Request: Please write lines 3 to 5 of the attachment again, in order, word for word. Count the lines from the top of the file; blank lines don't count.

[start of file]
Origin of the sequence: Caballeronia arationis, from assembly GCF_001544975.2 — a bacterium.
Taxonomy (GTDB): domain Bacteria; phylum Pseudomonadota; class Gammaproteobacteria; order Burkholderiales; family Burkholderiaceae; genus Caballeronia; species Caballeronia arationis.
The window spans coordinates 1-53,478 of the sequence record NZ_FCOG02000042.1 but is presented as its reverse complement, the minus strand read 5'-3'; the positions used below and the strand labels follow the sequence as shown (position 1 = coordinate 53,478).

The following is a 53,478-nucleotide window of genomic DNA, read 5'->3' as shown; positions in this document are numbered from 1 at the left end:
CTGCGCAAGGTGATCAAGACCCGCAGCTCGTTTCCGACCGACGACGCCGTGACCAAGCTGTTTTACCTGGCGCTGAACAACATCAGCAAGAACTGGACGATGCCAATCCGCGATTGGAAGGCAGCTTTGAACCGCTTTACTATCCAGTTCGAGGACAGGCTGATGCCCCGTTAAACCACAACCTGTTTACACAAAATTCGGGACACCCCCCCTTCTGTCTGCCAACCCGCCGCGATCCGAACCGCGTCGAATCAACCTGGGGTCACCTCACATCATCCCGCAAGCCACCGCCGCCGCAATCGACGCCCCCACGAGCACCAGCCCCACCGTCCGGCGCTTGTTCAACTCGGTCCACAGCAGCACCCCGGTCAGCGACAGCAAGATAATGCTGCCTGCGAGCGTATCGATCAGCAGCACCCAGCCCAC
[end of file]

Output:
The window spans coordinates 1-53,478 of the sequence record NZ_FCOG02000042.1 but is presented as its reverse complement, the minus strand read 5'-3'; the positions used below and the strand labels follow the sequence as shown (position 1 = coordinate 53,478).

The following is a 53,478-nucleotide window of genomic DNA, read 5'->3' as shown; positions in this document are numbered from 1 at the left end:
CTGCGCAAGGTGATCAAGACCCGCAGCTCGTTTCCGACCGACGACGCCGTGACCAAGCTGTTTTACCTGGCGCTGAACAACATCAGCAAGAACTGGACGATGCCAATCCGCGATTGGAAGGCAGCTTTGAACCGCTTTACTATCCAGTTCGAGGACAGGCTGATGCCCCGTTAAACCACAACCTGTTTACACAAAATTCGGGACACCCCCCCTTCTGTCTGCCAACCCGCCGCGATCCGAACCGCGTCGAATCAACCTGGGGTCACCTCACATCATCCCGCAAGCCACCGCCGCCGCAATCGACGCCCCCACGAGCACCAGCCCCACCGTCCGGCGCTTGTTCAACTCGGTCCACAGCAGCACCCCGGTCAGCGACAGCAAGATAATGCTGCCTGCGAGCGTATCGATCAGCAGCACCCAGCCCAC